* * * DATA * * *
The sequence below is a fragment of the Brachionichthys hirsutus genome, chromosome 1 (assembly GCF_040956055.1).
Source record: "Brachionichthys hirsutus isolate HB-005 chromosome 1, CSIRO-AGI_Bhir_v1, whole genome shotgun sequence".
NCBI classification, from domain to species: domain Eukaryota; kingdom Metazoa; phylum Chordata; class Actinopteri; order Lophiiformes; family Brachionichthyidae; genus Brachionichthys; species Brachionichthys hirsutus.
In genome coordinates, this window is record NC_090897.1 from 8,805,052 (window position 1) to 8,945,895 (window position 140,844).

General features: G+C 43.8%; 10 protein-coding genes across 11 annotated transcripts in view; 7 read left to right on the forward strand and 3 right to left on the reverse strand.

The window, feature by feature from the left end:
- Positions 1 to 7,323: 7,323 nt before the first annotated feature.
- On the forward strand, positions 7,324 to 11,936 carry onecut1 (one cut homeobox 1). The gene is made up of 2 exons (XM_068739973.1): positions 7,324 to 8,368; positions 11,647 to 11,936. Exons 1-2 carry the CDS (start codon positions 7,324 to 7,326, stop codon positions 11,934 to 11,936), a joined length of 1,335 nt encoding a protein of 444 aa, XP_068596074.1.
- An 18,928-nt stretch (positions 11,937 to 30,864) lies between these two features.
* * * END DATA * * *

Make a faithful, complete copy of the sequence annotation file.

The sequence below is a fragment of the Brachionichthys hirsutus genome, chromosome 1 (assembly GCF_040956055.1).
Source record: "Brachionichthys hirsutus isolate HB-005 chromosome 1, CSIRO-AGI_Bhir_v1, whole genome shotgun sequence".
NCBI classification, from domain to species: domain Eukaryota; kingdom Metazoa; phylum Chordata; class Actinopteri; order Lophiiformes; family Brachionichthyidae; genus Brachionichthys; species Brachionichthys hirsutus.
In genome coordinates, this window is record NC_090897.1 from 8,805,052 (window position 1) to 8,945,895 (window position 140,844).

General features: G+C 43.8%; 10 protein-coding genes across 11 annotated transcripts in view; 7 read left to right on the forward strand and 3 right to left on the reverse strand.

The window, feature by feature from the left end:
- Positions 1 to 7,323: 7,323 nt before the first annotated feature.
- On the forward strand, positions 7,324 to 11,936 carry onecut1 (one cut homeobox 1). The gene is made up of 2 exons (XM_068739973.1): positions 7,324 to 8,368; positions 11,647 to 11,936. Exons 1-2 carry the CDS (start codon positions 7,324 to 7,326, stop codon positions 11,934 to 11,936), a joined length of 1,335 nt encoding a protein of 444 aa, XP_068596074.1.
- An 18,928-nt stretch (positions 11,937 to 30,864) lies between these two features.